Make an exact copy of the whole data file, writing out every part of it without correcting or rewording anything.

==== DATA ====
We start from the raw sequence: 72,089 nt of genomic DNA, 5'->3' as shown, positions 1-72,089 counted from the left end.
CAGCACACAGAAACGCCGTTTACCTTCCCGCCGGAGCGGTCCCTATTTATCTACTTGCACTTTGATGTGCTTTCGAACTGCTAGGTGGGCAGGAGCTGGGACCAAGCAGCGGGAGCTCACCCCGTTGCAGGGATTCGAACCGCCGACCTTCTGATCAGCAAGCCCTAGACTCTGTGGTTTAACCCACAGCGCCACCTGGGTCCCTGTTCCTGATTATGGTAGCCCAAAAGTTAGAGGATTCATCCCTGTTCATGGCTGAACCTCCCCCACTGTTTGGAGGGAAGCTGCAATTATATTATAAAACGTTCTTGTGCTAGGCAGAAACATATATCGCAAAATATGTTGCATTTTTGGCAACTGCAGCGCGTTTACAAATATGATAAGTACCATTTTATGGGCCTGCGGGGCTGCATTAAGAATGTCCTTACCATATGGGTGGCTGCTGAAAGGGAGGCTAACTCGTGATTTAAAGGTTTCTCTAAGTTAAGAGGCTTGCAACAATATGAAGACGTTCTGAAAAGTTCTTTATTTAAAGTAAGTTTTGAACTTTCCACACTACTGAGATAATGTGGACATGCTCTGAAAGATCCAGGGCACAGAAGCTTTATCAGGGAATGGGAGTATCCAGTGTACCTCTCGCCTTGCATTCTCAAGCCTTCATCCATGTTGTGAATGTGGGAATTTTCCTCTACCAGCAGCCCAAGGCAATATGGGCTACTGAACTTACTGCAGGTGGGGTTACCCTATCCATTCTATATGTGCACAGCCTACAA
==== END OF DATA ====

We start from the raw sequence: 72,089 nt of genomic DNA, 5'->3' as shown, positions 1-72,089 counted from the left end.
CAGCACACAGAAACGCCGTTTACCTTCCCGCCGGAGCGGTCCCTATTTATCTACTTGCACTTTGATGTGCTTTCGAACTGCTAGGTGGGCAGGAGCTGGGACCAAGCAGCGGGAGCTCACCCCGTTGCAGGGATTCGAACCGCCGACCTTCTGATCAGCAAGCCCTAGACTCTGTGGTTTAACCCACAGCGCCACCTGGGTCCCTGTTCCTGATTATGGTAGCCCAAAAGTTAGAGGATTCATCCCTGTTCATGGCTGAACCTCCCCCACTGTTTGGAGGGAAGCTGCAATTATATTATAAAACGTTCTTGTGCTAGGCAGAAACATATATCGCAAAATATGTTGCATTTTTGGCAACTGCAGCGCGTTTACAAATATGATAAGTACCATTTTATGGGCCTGCGGGGCTGCATTAAGAATGTCCTTACCATATGGGTGGCTGCTGAAAGGGAGGCTAACTCGTGATTTAAAGGTTTCTCTAAGTTAAGAGGCTTGCAACAATATGAAGACGTTCTGAAAAGTTCTTTATTTAAAGTAAGTTTTGAACTTTCCACACTACTGAGATAATGTGGACATGCTCTGAAAGATCCAGGGCACAGAAGCTTTATCAGGGAATGGGAGTATCCAGTGTACCTCTCGCCTTGCATTCTCAAGCCTTCATCCATGTTGTGAATGTGGGAATTTTCCTCTACCAGCAGCCCAAGGCAATATGGGCTACTGAACTTACTGCAGGTGGGGTTACCCTATCCATTCTATATGTGCACAGCCTACAA